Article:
In July 2017, British man 19-year-old Jack Chappell was arrested by the U.K. police and charged with using the vDoS attack-for-hire service to launch attacks against various U.K. and U.K.-based companies, including the BBC, British Telecom, Virgin Media, Vodafone, Netflix and Amazon. However, he avoided jail in his recent trial.
vDoS was a DDoS attack-for-hire service based out of Israel responsible for the majority of DDoS attacks between 2012-2016 and it being shutdown and the advent of even more massive IoT botnets, such as Mirai and Reaper.
The U.K. man pleaded guilty to launching over 2,000 DDoS attacks between May 1, 2015 and April 30, 2016 against some of the world’s biggest companies. Before he launched the attacks, he would taunt his targets using the Twitter handle @fractal_warrior. In particular, his school, Manchester College, which, along with the government’s Jisc Janet educational support network, he attacked on his own at least 21 times.
Chappell was arrested in April 2016 after the police matched his Internet address with his home address in Stockport. He also pleaded guilty to helping vDoS launder money from customers who wanted to pay for DDoS attacks with PayPal accounts. Chappell helped run a help desk for people having problems with vDoS. Even though the proceeds of the DDoS attacks equalled around £600,000 (around $450,000), Chappell was only paid £1,500 ($1100).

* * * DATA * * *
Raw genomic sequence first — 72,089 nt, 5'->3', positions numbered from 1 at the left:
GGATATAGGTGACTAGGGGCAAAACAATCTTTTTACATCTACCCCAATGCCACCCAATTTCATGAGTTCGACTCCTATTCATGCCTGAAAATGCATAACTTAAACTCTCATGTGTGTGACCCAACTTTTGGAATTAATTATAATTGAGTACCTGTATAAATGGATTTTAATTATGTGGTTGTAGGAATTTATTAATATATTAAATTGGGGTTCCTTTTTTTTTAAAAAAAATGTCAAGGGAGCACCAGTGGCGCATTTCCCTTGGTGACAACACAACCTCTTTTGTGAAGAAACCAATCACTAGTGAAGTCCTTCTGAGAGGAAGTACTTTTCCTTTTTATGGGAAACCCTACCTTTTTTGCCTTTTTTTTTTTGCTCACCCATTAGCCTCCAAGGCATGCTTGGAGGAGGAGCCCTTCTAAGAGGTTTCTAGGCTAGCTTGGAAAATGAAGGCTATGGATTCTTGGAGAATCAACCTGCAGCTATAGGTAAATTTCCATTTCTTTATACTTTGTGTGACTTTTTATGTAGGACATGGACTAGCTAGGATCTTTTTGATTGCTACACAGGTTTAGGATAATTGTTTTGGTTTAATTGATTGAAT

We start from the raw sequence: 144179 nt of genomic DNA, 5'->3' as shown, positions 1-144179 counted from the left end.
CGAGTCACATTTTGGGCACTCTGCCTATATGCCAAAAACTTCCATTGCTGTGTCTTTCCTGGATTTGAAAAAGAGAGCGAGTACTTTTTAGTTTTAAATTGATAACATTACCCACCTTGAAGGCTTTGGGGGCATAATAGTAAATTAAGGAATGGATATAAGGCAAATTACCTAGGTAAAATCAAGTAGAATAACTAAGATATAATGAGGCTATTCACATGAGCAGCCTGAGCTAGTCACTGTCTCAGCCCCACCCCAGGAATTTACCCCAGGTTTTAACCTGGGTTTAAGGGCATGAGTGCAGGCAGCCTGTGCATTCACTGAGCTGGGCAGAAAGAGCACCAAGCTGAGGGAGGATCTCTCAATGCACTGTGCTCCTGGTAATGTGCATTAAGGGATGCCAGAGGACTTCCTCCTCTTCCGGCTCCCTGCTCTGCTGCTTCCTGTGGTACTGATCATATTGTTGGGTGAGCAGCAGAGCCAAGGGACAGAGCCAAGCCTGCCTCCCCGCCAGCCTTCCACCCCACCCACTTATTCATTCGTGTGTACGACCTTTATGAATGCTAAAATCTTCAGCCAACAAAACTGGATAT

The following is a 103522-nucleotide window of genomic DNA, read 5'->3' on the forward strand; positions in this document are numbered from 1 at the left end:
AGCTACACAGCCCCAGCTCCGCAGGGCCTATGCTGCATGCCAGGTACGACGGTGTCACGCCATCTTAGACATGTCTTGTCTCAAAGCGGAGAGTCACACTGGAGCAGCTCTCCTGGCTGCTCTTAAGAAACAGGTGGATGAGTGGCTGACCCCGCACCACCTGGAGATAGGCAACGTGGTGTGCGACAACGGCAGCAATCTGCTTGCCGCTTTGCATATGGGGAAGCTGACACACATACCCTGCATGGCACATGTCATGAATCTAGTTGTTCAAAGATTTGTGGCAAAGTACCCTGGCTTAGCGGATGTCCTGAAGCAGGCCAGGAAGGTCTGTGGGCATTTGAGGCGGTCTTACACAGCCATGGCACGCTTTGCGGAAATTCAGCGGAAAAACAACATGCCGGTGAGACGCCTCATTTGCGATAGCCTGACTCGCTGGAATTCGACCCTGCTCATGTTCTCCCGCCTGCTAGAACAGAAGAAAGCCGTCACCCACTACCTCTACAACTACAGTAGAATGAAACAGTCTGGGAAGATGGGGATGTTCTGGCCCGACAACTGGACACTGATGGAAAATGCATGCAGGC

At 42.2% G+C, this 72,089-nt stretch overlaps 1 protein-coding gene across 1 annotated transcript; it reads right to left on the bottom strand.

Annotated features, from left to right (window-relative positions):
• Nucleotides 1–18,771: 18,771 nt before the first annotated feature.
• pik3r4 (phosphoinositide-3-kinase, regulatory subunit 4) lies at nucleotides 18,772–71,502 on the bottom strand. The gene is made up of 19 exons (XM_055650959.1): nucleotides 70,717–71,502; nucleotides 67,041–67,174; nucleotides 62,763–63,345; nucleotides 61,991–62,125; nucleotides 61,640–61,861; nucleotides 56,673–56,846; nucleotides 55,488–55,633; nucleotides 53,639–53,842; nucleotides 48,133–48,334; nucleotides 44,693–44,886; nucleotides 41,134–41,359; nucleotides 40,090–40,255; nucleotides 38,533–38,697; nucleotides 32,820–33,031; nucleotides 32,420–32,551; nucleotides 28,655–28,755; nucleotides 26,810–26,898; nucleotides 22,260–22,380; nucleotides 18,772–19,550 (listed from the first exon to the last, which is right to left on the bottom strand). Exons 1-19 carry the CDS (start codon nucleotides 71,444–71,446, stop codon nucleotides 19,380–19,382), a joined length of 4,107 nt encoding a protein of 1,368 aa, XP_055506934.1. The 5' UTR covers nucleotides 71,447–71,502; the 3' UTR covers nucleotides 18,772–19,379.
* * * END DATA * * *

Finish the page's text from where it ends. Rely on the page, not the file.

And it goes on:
Chappell appears to have been tracked down as a result of a number of common mistakes, including domain names registered in his actual name, password re-use and being an active presence on hacking websites, such as Hackforums, which until recently, hosted the most popular open-air market for rival attack-for-hire services.
vDoS was also forced to round-robin customer PayPal payments after academic researchers began to sign up for its services and then reported the email addresses being used to receive payments.
Chappell was eventually banned from using vDoS, although it’s unclear why that happened.
During Chappell’s trial, his lawyer, Stuart Kaufman, argued that his client was just an impressionable young man with autism, a condition characterized by poor social skills, challenges with communication and repetitive behaviors. “He is in some ways as much of a victim, he has been exploited and used”, Kaufman told the court, according to the Manchester Evening News. In sentencing Chappell, Judge Maurice Greene said, “You were undoubtedly taken advantage of by those more criminally sophisticated than yourself. You would be extremely vulnerable in a custodial element.” Rather than sentencing him to time in jail or a young offender’s institute, Chappell was ordered to “undertake 20 days rehabilitation activity”.
Security researcher Brian Krebs was amazed by the ruling, saying, “It’s remarkable when someone so willingly and gleefully involved in a crime spree such as this can emerge from it looking like the victim.”